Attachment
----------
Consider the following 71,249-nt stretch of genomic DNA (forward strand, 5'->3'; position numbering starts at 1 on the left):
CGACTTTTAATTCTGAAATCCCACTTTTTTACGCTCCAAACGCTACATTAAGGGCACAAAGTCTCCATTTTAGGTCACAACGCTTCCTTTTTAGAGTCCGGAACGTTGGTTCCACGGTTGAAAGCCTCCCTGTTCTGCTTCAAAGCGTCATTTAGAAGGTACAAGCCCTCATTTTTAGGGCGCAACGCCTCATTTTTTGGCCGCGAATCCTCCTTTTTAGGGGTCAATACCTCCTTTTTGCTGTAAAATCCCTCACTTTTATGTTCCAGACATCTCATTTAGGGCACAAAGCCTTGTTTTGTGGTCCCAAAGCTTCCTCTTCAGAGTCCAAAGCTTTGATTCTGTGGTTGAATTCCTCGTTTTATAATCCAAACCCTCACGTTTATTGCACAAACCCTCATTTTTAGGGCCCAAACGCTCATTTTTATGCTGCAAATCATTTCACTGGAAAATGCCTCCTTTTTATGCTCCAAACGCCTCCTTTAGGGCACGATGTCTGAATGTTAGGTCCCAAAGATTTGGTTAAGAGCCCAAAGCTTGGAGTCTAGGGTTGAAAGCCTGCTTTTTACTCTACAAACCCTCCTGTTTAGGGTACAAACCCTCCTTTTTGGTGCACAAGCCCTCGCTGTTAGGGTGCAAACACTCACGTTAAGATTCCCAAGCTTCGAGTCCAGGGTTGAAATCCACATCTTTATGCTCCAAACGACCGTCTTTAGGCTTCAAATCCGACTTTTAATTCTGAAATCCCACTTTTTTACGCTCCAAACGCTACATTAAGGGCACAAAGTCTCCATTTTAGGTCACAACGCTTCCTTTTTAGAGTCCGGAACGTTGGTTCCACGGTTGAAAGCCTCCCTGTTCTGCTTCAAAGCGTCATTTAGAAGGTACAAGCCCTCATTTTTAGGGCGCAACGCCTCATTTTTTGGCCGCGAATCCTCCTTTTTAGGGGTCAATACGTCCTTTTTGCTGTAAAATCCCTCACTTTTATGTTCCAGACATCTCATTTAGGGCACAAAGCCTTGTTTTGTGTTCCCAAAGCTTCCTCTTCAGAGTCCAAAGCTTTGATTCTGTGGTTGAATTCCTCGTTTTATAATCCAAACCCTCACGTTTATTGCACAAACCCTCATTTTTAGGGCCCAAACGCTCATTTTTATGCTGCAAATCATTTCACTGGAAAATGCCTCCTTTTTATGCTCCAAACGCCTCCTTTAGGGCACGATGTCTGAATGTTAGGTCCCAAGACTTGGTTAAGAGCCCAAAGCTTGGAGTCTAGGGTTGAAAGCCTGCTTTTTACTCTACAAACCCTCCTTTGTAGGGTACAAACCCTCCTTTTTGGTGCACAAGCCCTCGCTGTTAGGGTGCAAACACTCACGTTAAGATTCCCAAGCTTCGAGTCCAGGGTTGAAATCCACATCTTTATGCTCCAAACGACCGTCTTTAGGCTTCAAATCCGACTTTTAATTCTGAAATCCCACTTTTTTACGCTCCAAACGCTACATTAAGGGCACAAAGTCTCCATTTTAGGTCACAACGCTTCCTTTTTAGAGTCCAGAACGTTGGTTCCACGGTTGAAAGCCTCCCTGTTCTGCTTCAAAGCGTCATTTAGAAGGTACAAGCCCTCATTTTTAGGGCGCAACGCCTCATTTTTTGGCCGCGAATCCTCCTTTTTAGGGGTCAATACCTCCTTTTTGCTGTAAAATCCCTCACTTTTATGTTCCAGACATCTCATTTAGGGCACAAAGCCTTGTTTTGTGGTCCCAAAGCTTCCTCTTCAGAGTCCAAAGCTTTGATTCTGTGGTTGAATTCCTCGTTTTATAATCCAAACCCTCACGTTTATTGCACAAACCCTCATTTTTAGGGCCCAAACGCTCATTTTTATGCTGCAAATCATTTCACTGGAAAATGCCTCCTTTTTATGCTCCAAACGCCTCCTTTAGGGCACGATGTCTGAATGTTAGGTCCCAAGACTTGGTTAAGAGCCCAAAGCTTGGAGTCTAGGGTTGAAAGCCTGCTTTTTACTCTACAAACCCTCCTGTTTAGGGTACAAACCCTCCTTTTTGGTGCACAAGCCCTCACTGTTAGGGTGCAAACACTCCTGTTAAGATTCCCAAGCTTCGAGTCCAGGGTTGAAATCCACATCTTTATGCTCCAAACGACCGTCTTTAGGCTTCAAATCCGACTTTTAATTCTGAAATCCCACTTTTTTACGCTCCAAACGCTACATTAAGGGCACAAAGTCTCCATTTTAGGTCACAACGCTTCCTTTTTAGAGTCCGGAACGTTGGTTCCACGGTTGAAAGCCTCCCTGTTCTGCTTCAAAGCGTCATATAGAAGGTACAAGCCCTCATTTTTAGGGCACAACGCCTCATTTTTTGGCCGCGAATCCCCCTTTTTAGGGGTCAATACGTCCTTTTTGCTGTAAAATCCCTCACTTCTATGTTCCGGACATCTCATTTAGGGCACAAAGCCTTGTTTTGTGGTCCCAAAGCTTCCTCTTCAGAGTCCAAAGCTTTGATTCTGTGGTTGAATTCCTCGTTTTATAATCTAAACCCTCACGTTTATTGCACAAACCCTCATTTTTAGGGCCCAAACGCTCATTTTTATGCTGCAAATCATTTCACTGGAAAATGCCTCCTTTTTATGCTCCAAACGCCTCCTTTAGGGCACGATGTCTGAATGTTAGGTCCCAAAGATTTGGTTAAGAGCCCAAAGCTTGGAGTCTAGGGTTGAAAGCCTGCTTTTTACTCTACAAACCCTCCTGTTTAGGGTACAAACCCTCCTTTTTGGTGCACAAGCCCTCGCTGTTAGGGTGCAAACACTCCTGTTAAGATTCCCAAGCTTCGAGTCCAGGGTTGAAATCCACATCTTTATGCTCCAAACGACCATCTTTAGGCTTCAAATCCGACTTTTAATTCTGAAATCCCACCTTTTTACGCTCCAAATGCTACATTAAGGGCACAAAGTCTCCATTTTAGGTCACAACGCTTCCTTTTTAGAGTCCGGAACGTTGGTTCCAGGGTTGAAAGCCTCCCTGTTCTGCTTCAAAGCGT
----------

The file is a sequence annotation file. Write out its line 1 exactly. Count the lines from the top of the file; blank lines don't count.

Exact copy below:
Consider the following 71,249-nt stretch of genomic DNA (forward strand, 5'->3'; position numbering starts at 1 on the left):